MSNBC reported today on a story that could have huge consequences for Hewlett Packard, the leading manufacturer of printers. Researchers at Columbia University have identified a vulnerability that they claim could impact all HP and other laserjet network printers. The hack would allow a remote user to reprogram a vulnerable printer and take control of it. Once reprogrammed, an infected printer could be instructed to perform a variety of tasks, including sending documents back to the remote user, disabling itself, or even heating up. In one demonstration, researchers instructed the printer’s ink-drying mechanism to become so hot that it caused paper to smoke. While the printer being tested had a safety shut-off, it is not clear whether every printer would disable itself before starting a fire.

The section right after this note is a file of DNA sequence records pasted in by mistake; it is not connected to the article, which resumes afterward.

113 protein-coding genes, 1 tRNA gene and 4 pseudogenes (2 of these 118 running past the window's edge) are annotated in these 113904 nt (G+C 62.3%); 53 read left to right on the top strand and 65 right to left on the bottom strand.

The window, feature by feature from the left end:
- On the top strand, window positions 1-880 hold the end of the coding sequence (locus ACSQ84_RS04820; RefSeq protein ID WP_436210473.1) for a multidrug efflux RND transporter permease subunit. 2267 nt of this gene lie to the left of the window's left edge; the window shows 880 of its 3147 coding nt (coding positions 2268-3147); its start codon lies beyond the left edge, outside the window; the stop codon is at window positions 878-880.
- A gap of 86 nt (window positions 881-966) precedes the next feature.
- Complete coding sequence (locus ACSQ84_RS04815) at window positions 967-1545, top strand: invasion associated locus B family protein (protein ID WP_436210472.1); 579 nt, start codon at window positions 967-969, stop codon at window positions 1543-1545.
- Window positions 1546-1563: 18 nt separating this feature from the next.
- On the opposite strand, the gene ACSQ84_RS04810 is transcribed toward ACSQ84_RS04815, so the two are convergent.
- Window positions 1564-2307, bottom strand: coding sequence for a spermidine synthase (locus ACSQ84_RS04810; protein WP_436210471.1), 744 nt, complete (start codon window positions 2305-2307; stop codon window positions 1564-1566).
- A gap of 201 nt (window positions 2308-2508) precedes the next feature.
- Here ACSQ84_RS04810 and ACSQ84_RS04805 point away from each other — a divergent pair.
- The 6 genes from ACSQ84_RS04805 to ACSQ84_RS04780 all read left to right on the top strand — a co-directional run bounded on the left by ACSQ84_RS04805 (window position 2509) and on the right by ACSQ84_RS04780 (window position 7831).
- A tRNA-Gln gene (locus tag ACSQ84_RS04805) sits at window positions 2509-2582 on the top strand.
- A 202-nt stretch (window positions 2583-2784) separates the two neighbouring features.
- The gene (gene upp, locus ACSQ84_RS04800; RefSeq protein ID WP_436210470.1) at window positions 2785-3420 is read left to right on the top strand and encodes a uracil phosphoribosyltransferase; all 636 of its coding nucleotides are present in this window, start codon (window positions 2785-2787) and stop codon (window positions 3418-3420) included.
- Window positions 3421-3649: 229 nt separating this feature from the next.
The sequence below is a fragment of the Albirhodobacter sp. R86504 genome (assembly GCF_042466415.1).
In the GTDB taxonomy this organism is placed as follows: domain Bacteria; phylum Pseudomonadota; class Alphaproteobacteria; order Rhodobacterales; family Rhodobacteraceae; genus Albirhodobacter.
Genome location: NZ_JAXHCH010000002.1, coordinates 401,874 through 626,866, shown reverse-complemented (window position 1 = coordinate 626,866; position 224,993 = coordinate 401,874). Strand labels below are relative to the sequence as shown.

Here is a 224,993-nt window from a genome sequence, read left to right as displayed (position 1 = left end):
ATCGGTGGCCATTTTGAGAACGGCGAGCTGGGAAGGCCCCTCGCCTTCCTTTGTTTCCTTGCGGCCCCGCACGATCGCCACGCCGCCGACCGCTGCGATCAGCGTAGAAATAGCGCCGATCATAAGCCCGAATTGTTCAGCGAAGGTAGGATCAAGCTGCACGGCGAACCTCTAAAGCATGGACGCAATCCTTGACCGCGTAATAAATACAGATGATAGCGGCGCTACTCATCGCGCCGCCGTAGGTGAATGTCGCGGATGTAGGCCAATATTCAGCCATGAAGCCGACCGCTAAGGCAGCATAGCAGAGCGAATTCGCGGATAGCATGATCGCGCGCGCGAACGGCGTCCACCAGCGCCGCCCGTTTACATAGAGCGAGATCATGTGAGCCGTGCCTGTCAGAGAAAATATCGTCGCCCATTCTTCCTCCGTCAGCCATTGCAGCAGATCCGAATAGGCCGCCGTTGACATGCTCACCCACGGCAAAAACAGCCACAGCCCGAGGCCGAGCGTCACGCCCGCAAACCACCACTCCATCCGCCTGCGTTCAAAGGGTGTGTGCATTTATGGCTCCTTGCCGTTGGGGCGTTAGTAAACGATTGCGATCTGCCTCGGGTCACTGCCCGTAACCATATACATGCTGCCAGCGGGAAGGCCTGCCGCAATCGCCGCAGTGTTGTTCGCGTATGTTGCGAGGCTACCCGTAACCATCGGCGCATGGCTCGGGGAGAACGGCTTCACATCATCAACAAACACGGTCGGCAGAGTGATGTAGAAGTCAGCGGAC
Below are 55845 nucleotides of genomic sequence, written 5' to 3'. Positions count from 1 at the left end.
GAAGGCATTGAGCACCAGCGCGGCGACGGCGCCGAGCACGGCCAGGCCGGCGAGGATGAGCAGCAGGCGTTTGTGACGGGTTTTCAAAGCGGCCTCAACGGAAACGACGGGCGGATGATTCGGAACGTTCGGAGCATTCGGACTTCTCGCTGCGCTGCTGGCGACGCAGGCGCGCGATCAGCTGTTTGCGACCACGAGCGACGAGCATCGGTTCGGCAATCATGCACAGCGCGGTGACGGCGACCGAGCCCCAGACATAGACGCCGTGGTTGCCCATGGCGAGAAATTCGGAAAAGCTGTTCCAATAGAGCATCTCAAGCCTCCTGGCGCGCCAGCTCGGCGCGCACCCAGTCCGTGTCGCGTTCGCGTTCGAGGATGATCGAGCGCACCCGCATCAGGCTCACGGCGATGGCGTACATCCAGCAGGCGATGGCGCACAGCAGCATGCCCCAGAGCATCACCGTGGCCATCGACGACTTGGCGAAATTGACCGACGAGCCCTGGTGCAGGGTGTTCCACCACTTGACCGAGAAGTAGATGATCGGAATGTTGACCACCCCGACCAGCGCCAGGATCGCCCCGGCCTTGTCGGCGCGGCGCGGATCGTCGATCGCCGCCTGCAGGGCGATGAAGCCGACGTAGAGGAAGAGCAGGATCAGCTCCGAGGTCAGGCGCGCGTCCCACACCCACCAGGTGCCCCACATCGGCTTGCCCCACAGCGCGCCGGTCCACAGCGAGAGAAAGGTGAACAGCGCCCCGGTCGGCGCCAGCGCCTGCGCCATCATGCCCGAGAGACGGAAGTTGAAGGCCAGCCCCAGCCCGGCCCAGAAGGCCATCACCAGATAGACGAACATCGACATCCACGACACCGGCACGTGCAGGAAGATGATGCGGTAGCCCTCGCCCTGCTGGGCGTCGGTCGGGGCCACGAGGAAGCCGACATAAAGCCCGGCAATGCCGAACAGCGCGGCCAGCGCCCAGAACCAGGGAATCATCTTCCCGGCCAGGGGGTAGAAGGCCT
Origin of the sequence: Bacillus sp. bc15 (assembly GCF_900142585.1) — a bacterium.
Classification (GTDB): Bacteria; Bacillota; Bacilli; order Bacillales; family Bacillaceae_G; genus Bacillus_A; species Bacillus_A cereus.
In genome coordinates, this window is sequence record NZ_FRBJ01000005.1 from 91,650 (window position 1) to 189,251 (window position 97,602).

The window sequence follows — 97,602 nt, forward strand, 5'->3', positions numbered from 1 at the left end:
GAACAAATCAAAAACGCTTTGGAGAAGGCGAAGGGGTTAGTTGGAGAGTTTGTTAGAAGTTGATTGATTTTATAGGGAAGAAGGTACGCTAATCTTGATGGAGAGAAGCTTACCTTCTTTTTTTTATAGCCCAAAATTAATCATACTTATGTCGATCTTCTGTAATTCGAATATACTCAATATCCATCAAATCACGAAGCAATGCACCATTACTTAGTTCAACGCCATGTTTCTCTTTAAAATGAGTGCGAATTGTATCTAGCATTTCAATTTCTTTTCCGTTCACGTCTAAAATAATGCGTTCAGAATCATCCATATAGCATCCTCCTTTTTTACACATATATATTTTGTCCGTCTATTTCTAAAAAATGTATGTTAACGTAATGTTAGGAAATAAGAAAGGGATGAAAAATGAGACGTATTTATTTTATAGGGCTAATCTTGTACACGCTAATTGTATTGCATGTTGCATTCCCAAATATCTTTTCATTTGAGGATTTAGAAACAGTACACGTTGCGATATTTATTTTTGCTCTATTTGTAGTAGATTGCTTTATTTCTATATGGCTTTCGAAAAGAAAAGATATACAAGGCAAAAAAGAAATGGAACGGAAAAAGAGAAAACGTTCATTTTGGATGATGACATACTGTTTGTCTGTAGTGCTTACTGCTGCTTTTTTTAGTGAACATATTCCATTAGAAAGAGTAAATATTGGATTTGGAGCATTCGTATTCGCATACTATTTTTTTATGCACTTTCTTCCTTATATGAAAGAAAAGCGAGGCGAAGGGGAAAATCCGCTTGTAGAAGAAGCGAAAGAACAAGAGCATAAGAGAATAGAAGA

According to MSNBC, Hewlett Packard is still attempting to verify the vulnerability and disputes some of the researchers’ claims. But if the researchers are correct, then HP, and likely other manufacturers will have to scramble before a malicious user attempts to take advantage of the security hole. If users’ or businesses’ printers are infected, HP could be liable for any damage caused, particularly if it was aware of or should have been aware of the problem and failed to take appropriate steps to fix it.